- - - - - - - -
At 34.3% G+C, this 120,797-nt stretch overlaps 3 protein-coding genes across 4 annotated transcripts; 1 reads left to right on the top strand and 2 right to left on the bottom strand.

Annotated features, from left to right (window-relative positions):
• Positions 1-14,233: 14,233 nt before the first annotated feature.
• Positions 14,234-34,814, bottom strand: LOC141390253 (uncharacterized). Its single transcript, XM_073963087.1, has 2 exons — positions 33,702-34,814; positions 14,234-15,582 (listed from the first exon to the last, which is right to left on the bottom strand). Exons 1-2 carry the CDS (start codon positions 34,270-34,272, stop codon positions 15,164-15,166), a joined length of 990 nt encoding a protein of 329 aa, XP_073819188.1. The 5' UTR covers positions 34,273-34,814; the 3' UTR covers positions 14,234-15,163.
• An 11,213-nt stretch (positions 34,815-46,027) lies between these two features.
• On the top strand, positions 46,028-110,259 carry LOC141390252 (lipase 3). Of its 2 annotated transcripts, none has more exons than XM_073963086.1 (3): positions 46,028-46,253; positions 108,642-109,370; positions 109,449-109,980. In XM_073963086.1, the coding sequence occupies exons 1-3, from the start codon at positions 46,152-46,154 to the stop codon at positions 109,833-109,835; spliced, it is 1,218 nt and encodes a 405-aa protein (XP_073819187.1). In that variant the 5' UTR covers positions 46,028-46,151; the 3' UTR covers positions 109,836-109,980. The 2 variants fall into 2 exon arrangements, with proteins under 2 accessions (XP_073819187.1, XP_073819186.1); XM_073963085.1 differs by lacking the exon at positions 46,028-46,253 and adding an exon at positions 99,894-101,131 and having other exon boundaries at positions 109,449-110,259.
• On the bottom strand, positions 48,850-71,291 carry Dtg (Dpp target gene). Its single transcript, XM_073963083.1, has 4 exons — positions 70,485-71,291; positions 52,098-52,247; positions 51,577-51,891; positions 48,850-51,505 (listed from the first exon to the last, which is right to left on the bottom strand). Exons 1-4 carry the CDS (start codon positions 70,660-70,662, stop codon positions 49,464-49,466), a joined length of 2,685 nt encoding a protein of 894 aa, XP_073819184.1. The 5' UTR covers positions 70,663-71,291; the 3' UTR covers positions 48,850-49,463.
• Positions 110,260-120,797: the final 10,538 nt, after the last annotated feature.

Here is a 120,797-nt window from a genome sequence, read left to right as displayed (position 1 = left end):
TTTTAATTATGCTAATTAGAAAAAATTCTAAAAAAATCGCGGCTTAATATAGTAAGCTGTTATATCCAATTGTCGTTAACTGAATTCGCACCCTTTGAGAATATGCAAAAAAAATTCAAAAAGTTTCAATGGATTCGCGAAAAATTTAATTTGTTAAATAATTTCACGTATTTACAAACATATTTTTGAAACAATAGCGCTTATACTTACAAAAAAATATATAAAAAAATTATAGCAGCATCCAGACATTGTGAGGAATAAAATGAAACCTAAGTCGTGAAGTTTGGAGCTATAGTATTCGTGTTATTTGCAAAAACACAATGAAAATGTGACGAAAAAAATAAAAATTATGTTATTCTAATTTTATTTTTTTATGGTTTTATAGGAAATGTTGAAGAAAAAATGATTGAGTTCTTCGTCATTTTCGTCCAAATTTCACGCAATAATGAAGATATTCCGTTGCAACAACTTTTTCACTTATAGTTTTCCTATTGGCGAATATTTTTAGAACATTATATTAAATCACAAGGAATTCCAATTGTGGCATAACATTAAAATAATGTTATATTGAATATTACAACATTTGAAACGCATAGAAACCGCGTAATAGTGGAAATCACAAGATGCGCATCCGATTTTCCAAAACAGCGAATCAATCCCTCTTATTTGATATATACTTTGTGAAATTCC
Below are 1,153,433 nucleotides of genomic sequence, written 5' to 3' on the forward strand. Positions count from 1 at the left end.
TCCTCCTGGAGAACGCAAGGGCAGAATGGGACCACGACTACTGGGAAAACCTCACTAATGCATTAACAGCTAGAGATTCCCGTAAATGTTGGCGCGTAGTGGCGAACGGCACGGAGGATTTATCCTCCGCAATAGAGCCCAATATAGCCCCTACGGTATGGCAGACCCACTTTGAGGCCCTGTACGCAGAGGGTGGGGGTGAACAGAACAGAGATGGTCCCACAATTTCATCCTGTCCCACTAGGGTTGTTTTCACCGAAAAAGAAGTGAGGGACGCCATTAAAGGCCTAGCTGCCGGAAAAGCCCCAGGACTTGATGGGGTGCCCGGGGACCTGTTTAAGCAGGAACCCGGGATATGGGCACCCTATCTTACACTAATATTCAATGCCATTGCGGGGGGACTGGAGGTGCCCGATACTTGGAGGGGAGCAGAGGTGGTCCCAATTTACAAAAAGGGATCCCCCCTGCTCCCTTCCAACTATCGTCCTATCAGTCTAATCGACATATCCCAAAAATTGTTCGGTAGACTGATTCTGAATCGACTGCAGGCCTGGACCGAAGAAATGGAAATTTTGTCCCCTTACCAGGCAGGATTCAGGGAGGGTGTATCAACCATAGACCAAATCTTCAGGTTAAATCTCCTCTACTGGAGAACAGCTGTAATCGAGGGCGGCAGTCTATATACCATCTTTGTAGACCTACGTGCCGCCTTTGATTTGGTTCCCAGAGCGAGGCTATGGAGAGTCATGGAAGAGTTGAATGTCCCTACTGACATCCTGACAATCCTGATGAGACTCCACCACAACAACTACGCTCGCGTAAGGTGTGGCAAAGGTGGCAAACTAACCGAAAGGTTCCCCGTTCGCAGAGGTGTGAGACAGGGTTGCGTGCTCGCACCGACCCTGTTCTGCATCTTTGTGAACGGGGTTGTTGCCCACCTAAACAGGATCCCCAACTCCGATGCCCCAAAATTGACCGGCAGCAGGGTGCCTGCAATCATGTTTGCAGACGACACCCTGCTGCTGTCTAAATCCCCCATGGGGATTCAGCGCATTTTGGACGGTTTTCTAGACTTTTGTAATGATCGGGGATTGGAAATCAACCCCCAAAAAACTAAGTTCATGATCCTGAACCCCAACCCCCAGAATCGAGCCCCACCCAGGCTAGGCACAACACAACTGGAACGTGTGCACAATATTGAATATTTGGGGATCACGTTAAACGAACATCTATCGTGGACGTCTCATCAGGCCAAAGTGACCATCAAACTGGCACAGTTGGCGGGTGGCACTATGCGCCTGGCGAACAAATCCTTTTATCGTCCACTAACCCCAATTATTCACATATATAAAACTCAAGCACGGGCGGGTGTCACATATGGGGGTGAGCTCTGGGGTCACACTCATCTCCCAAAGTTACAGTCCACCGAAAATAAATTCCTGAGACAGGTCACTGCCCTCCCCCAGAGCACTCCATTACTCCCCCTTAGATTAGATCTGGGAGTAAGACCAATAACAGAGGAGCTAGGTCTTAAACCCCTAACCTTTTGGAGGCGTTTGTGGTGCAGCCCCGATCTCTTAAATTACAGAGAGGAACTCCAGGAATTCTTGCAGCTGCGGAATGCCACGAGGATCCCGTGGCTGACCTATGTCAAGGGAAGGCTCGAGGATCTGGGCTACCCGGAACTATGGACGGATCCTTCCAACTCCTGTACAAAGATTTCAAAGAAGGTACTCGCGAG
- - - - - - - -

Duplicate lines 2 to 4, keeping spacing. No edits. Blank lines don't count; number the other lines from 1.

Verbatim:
Annotated features, from left to right (window-relative positions):
• Positions 1-14,233: 14,233 nt before the first annotated feature.
• Positions 14,234-34,814, bottom strand: LOC141390253 (uncharacterized). Its single transcript, XM_073963087.1, has 2 exons — positions 33,702-34,814; positions 14,234-15,582 (listed from the first exon to the last, which is right to left on the bottom strand). Exons 1-2 carry the CDS (start codon positions 34,270-34,272, stop codon positions 15,164-15,166), a joined length of 990 nt encoding a protein of 329 aa, XP_073819188.1. The 5' UTR covers positions 34,273-34,814; the 3' UTR covers positions 14,234-15,163.